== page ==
stop making emotions your enemy

When someone moves on the floor above me, it sounds strangely like water. Sloshing. Although I seriously doubt any individuals are shoving large bins of water around. However, I can still imagine that scenario if I desire because I can choose to see things in a different light.

We can’t change our beliefs. We don’t choose what we believe or what we feel. Our experiences give us information and we translate that information in a way we want to. Our emotions take us over whether we realize it or no, always lurking and influencing our decisions, no matter how rational we desire to be. Even our desire to be rational is still fueled by emotion, like pride or a sense of honor.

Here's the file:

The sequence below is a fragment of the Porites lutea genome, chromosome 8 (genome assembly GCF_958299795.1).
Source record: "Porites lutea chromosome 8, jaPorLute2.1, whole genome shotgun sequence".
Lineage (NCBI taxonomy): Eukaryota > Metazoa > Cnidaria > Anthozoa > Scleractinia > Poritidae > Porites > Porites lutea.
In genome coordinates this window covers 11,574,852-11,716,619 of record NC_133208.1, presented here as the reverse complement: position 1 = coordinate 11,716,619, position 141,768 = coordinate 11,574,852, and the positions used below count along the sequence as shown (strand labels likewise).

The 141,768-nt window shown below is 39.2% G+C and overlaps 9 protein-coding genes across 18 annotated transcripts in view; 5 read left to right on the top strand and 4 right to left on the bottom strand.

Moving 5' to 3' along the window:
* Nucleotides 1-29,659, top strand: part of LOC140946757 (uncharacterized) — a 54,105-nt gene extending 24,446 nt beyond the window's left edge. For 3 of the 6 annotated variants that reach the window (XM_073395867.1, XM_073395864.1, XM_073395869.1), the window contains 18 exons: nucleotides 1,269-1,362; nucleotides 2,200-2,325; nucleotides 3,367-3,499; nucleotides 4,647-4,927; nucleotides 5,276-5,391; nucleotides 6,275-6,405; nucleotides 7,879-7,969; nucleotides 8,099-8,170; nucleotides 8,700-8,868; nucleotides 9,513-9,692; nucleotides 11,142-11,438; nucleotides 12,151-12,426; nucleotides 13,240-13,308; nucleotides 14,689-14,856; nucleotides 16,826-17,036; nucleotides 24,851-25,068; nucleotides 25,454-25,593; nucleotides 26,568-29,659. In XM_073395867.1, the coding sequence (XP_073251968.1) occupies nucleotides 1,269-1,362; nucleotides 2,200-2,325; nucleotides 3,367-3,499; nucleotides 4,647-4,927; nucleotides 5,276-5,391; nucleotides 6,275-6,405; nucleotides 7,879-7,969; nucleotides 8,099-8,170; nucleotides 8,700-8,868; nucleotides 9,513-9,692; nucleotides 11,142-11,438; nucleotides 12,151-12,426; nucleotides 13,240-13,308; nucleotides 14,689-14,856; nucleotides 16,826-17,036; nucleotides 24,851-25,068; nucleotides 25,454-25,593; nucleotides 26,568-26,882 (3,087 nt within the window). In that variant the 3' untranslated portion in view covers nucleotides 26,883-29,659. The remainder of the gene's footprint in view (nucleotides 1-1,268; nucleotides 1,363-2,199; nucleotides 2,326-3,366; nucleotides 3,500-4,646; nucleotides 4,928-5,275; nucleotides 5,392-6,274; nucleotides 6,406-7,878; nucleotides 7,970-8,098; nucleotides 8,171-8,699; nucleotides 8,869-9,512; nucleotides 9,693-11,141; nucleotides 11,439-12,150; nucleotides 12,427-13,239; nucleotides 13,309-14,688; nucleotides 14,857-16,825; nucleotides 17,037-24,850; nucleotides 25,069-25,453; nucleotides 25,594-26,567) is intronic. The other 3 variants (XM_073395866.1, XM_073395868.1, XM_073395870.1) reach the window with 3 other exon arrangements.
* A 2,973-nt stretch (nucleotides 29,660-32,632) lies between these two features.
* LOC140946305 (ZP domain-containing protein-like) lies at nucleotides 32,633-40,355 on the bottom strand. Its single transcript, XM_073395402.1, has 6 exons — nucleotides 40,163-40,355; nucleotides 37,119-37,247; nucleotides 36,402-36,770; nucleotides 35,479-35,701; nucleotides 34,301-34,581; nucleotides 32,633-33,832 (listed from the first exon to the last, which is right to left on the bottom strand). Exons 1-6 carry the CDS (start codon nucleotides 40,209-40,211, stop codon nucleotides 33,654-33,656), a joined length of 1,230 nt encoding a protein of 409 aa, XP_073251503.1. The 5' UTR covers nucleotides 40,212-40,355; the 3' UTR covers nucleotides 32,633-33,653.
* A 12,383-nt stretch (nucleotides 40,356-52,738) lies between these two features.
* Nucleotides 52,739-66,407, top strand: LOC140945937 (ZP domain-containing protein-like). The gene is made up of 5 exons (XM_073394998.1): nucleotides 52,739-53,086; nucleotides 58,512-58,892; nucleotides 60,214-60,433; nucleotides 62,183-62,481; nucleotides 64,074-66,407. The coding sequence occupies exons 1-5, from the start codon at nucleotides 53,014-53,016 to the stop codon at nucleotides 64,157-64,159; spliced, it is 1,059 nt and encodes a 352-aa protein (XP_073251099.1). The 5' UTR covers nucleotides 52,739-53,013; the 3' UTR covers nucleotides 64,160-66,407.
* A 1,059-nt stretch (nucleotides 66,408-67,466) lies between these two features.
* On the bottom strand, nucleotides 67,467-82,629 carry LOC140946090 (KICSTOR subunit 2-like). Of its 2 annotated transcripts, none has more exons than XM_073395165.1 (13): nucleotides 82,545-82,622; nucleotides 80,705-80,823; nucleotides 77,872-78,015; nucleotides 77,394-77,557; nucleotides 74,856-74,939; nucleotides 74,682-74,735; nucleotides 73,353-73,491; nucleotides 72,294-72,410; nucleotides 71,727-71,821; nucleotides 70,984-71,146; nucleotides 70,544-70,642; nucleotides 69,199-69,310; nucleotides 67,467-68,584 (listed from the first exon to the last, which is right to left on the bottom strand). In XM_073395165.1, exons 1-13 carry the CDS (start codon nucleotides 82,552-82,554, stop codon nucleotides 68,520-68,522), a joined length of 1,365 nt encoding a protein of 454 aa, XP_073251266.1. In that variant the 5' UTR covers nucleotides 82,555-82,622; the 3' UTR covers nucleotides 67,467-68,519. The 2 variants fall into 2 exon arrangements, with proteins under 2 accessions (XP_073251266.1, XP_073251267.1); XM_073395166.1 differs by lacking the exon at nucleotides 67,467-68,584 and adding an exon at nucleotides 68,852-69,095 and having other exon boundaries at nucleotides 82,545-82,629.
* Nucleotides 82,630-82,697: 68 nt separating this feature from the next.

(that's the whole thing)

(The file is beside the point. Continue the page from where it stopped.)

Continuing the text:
Yet the word “lurking”, isn’t fitting. Emotions aren’t evil. Emotions aren’t some sort of enemy we have to conquer and keep down.

Nor is rationality evil, or leading us to an unhappy life. People who advocate for getting rid of all emotions or all rationality are both irrational and likely spurred by emotion.

We need moments in our lives where we do the irrational thing. We need those moments where we act silly because the alternative is to be miserable. There comes a line between carrying out one’s responsibilities and also not dying a dull bore.